Most lasers for NAR use water as a chromophore to generate heat in the skin. Wavelengths between 1,300 and 1,600 nm are used for this purpose. Within this range, the wavelength that has high absorption to water can penetrate the skin more shallowly than the wavelength that has low absorption to water. Using these characteristics, appropriate wavelengths can be chosen to heat the exact depth of the skin. Fractional treatment, a nonablative type, also uses a wavelength between 1300 and 1600 nm, and determines its depth of penetration according to the wavelength. The key mechanism of NAR is collagen denaturation, which results in regeneration of new collagen. Generally, collagen exposed for more than 1 second to 60°C showed denaturation. But when it was exposed to a temperature less than 50°C, activated heat shock protein (HSP) increases the collagen synthesis rather than denaturation.1,2 In the case of dye laser treatment, collagen fibers showed changes after 2 weeks and increased collagen fibers appeared after 4 weeks. After 5 weeks, an increased number of fibroblasts was conspicuous.3 A light-emitting diode (LED) was also able to demonstrate increased activity of fibroblast without collagen denaturation.4 CO2 lasers, dye lasers, and NAR treatments are also known to increase matrix metalloproteinases (MMPs), which remove photo-damaged collagens and result in the activation of fibroblasts, thus contributing to the reversal of the aging process.5,6 Collagen synthesis was apparent in 1 to 2 months and the result persisted up to 1 year.7 On the other hand, the effect of treatment with ablative fractional CO2 laser was maintained from 3 months to up to 2 years.8,9 This implies that ablative laser is more effective and the effect is longer-lasting compared with the nonablative laser in terms of collagen synthesis.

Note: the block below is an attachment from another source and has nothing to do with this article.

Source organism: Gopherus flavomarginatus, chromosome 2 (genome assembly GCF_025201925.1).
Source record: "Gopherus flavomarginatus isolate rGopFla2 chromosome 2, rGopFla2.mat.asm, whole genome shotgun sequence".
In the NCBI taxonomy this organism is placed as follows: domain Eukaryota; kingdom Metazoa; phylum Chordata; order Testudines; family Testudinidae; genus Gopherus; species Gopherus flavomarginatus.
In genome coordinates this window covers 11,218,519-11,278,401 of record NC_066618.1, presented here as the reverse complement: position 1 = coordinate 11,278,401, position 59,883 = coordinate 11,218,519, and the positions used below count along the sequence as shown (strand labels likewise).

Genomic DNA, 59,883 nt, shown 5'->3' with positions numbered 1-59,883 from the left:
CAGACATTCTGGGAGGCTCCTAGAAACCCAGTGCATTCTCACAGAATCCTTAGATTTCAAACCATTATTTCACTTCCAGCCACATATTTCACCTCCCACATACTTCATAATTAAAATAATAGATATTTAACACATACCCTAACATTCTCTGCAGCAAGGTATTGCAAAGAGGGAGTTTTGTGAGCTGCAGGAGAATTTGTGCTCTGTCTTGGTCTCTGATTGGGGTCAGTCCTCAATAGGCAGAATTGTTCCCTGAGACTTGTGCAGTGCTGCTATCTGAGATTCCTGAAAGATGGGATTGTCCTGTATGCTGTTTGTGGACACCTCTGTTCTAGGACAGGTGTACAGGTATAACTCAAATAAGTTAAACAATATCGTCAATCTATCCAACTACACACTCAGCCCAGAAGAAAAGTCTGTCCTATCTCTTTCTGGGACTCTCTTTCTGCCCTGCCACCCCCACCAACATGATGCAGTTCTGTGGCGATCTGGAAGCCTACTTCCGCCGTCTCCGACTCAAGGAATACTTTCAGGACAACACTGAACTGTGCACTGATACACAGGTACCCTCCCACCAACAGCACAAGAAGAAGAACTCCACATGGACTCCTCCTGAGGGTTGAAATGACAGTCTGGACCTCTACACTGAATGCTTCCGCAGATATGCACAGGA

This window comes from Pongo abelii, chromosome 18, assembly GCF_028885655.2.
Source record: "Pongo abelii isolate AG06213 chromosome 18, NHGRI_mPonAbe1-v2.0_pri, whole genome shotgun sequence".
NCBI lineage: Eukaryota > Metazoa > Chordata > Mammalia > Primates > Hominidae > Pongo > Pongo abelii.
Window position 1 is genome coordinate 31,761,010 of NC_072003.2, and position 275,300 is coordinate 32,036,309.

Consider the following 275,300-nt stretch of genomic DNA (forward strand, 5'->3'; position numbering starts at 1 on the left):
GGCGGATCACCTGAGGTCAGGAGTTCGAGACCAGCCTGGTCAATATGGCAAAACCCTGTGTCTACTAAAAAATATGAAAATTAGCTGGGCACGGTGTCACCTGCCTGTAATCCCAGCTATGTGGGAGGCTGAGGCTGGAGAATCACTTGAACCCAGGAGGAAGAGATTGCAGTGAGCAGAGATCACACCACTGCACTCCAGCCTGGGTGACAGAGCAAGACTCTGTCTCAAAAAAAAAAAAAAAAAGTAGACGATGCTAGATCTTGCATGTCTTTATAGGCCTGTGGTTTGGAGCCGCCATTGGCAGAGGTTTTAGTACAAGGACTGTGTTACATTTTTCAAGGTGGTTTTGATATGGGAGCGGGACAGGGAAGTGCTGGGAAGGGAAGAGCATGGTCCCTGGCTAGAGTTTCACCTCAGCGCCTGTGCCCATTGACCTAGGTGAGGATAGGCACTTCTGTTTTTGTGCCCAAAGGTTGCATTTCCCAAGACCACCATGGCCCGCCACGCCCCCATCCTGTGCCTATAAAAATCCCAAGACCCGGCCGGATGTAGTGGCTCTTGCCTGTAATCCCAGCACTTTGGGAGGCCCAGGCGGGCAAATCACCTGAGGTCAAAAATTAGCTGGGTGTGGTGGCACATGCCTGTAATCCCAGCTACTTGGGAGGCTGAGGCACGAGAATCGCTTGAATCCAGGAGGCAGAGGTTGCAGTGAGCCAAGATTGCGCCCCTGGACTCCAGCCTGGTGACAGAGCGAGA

Principles of Ablative Rejuvenation

Beyond tissue ablation, short-pulsed, high-energy, rapidly scanned CO2 lasers are able to tighten the skin by means of two mechanisms: controlled instantaneous heating and wound healing.10 Precise heating of collagen leads to immediate contraction and visible skin tightening from destruction of the hydrogen bonds within the collagen triple helix without destroying the collagen molecule. The ideal temperature has been shown to be 63°C. As temperature rises, more and more cross-link bonds are broken until denaturation and loss of structure occur. Denatured collagen sloughs in the first few days after the procedure with full re-epithelialization within 1 week. Over the ensuing 3 to 6 months, this process stimulates new collagen deposition and fibroblast proliferation. The wound healing response induces contraction through fibroplasia. This ablative fractional treatment has a higher risk of complications, but the effect of treatment is superior. Modern fractional ablative technology allows for ablation of a portion of the epidermis while leaving adjacent, untreated skin to act as a reservoir for healing, resulting in a shorter downtime and lower risk for complications.

Concept of Type I and Type II Rejuvenation

For type I rejuvenation of Asian skin, IPL, Q-switched lasers, chemical peeling, and medical skin care, including vitamin C iontophoresis, can be used. Although medical skin care requires longterm treatment, it is safest and very useful when combined with other treatment. Vitamin C iontophoresis is often used before and after laser treatment. Patients with sensitive skin can get type I rejuvenation safely with IPL as opposed to chemical peeling. Normal skin treated with chemical peeling may respond positively, showing improvement in both pigmentation and wrinkling. The Q-switched laser is the standard laser for pigmentation problems. It targets specific lesions and has a small treatment beam size, whereas IPL has a very big spot size.